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Lobbying firms register with Nassau under new disclosure rules

Alfonse D'Amato is shown in this photo taken

Alfonse D'Amato is shown in this photo taken in Manhattan on January 5, 2015. Credit: John Roca

Ten lobbying firms and nine companies with in-house lobbyists have registered with Nassau County during the first six months of its new disclosure requirements -- with most focusing their efforts on County Executive Edward Mangano's office.

Among the 19 businesses, 67 individual lobbyists have registered since June on behalf of 54 clients, including labor unions, large builders and county contractors, online records show.

Those clients include Forest City Ratner, the Brooklyn company leading the $260 million Nassau Coliseum renovations; KPMG, the financial advisers that want to help the county lease its sprawling sewer system to private investors for as much as $800 million; and American Traffic Solutions, the operators of the county's red-light camera program, which typically gets more than $5 million annually in ticket revenue.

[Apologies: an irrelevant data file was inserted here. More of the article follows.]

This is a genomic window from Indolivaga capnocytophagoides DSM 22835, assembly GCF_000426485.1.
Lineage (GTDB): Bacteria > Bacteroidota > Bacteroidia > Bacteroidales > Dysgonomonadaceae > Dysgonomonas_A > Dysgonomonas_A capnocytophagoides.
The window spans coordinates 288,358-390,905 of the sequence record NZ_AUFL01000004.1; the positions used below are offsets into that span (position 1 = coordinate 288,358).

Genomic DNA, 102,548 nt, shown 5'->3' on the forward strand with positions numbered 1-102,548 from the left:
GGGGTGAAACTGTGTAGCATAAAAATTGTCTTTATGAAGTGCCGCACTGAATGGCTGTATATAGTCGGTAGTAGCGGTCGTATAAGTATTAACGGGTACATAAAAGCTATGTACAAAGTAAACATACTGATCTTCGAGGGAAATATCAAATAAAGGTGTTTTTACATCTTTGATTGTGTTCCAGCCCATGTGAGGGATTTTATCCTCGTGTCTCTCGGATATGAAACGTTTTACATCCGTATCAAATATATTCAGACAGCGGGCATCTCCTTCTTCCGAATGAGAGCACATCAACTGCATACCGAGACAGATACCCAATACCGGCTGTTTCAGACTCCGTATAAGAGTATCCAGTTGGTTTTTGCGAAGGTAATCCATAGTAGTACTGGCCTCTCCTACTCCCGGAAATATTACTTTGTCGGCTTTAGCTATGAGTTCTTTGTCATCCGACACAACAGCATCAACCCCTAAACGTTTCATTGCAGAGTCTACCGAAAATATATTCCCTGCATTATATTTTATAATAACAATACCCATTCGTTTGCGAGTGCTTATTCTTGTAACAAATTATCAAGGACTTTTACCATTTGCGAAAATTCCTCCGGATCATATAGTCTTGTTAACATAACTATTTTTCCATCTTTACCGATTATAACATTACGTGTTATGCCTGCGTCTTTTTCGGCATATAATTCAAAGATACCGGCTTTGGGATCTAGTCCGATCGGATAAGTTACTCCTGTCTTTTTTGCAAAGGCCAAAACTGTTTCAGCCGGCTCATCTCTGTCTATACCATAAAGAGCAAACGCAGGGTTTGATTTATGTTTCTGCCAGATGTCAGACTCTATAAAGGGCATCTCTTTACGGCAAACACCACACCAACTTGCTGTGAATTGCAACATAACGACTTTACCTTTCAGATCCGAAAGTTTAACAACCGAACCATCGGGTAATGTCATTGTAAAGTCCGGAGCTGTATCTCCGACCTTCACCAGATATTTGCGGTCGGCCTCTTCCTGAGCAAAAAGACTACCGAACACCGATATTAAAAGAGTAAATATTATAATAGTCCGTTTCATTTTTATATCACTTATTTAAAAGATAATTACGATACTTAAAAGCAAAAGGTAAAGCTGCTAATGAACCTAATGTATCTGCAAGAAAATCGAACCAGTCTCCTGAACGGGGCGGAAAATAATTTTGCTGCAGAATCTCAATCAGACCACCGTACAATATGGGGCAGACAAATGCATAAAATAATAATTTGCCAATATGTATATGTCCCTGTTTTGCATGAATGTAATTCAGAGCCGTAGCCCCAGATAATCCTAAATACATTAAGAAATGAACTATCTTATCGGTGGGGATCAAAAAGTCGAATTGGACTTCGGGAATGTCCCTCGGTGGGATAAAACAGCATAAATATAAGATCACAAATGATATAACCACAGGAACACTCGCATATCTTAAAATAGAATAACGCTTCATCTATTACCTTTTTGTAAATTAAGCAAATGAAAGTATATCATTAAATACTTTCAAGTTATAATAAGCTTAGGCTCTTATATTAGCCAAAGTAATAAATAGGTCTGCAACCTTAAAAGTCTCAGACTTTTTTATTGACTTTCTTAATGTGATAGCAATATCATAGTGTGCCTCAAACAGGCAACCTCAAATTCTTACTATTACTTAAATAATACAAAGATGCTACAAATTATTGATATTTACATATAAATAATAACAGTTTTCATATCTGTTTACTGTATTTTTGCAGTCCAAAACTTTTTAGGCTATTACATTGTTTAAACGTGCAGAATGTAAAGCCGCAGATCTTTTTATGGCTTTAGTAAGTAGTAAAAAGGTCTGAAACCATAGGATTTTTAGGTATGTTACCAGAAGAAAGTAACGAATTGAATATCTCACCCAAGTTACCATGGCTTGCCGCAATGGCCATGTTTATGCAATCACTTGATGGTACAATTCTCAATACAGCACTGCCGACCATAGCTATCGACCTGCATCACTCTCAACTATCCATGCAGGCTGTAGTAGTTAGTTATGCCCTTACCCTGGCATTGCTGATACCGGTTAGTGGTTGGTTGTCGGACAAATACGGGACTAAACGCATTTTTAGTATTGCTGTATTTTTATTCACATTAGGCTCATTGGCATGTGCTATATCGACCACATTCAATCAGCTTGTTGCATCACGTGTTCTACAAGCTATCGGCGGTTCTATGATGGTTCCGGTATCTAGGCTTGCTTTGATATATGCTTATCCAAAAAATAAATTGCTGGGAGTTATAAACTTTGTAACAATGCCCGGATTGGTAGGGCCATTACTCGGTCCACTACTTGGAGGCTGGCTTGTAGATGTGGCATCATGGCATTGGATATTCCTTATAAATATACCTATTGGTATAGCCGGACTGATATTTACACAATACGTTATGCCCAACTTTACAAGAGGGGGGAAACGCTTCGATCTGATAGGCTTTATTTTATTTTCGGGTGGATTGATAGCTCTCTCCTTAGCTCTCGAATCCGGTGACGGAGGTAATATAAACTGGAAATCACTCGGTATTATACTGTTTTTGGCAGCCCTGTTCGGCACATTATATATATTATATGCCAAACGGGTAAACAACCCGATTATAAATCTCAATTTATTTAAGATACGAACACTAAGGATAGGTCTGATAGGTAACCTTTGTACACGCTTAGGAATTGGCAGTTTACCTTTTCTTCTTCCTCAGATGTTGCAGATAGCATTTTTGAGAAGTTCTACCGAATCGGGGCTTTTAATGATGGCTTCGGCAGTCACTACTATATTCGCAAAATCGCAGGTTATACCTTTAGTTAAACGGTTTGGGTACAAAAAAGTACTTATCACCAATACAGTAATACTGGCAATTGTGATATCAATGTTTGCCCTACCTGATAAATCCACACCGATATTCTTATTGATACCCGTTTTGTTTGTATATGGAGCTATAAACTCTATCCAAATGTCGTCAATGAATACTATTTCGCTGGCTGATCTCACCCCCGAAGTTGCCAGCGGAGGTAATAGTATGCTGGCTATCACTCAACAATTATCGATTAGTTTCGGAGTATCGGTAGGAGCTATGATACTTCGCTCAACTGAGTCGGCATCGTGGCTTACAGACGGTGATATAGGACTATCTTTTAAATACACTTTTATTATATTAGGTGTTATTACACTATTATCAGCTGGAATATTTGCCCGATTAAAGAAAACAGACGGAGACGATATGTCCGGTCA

Former Republican Sen. Alfonse D'Amato's Park Strategies is the largest local lobbyist, with 20 clients, followed by the nine clients claimed by Davidoff Hutcher & Citron LLP, where former Democratic county Legis. Michael Zapson is one of several politically connected partners. Companies that registered to use their own lobbyists -- for some, in addition to hiring outside firms -- include Aetna, which provides health benefits to county employees, and Uber, the app-based transportation service seeking to expand into Nassau.

Skelos arrests led to change

While many of the lobbyists have operated in Nassau for years -- and have disclosed activity with New York State -- they never before had to register locally. The change was prompted by the May arrests of state Sen. Dean Skelos (R-Rockville Centre) and his son, Adam, on federal corruption charges partially related to a $12 million county contract.

No county officials were charged with wrongdoing, but federal prosecutors allege that Dean and Adam Skelos improperly influenced the awarding of the contract to an environmental company as a way to get Adam Skelos more money from the company -- which had hired him as a consultant.

Adam Skelos was not registered with the state as a lobbyist, and county lawmakers said they didn't know he had often contacted county officials before the contract's 2013 approval.